Parent Project Muscular Dystrophy Announces Grant Program for DMD Research

Parent Project Muscular Dystrophy’s (PPMD) goal is to end Duchenne muscular dystrophy (DMD), and they’ve just made another step in the right direction. They have recently announced the launch of their grant program, which will aid medical professionals in their work. The money will help improve the diagnostic process, pediatric care for DMD, and transitional/adult care for DMD.

About DMD

Duchenne muscular dystrophy is one of the nine forms of muscular dystrophy. Affected individuals experience progressive muscle weakness and wasting due to a lack of dystrophin. Symptoms include issues with motor skills, muscle weakness, falling, fatigue, issues with changing positions, problems walking, learning disabilities, and eventually heart disease and respiratory failure. All of these effects are caused by a mutation passed down on the X chromosome in a recessive pattern. This is why males are more likely to be affected than females. There is currently no cure for this condition, but treatments can help to manage symptoms.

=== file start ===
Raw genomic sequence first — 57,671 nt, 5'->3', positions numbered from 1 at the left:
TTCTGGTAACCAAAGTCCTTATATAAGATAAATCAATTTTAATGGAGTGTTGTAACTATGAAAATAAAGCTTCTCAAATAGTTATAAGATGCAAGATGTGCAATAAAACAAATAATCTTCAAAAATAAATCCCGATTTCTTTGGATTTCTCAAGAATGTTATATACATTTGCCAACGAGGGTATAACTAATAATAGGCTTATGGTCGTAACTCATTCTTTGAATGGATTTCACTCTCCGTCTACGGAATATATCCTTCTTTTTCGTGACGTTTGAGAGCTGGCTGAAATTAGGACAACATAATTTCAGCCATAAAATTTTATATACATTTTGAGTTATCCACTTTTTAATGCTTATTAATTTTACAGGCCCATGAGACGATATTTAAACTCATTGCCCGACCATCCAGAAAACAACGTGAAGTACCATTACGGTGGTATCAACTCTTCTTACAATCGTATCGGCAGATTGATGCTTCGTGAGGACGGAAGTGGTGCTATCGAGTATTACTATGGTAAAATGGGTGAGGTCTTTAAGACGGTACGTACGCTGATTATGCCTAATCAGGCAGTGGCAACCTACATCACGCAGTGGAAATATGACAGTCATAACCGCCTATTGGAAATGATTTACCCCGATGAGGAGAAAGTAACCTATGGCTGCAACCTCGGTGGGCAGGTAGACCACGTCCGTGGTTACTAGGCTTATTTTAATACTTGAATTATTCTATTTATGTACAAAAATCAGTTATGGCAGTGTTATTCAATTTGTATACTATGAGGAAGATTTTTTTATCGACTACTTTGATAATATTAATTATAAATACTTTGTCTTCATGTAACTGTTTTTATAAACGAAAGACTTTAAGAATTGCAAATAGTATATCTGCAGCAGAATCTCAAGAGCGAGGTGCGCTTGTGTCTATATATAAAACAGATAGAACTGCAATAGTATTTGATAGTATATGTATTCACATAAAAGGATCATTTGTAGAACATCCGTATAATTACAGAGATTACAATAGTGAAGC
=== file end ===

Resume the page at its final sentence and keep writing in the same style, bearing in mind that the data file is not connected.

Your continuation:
About the Grant Program

PPMD’s program includes up to the three grants of a maximum of $150,000 per collaborative center. In order to apply, one must be a part of the Certified Duchenne Care Center network. As PPMD aims to support a minimum of six centers, a lot of money could be poured into DMD research.

Specifically, the organization hopes to grant money to each of the following efforts: transitional and adult DMD care, pediatric DMD care, and the diagnostic process, which includes community education and early intervention.

The first step in applying for these grants is the pre-application. If PPMD likes what they see, they’ll send an invitation to officially apply. The winners will be announced on March 19.

Looking Forward

When centers receive their grants, they will be expected to present all of their data at PPMD’s bi-annual Duchenne Healthcare Professionals Summits, which will be held in 2022 and 2024. Their results should also be published in a peer-reviewed journal.

As the COVID-19 pandemic has taken its toll on rare disease research, PPMD hopes that these grants will allow for much-needed advances in DMD knowledge and care.

Find the source article here.

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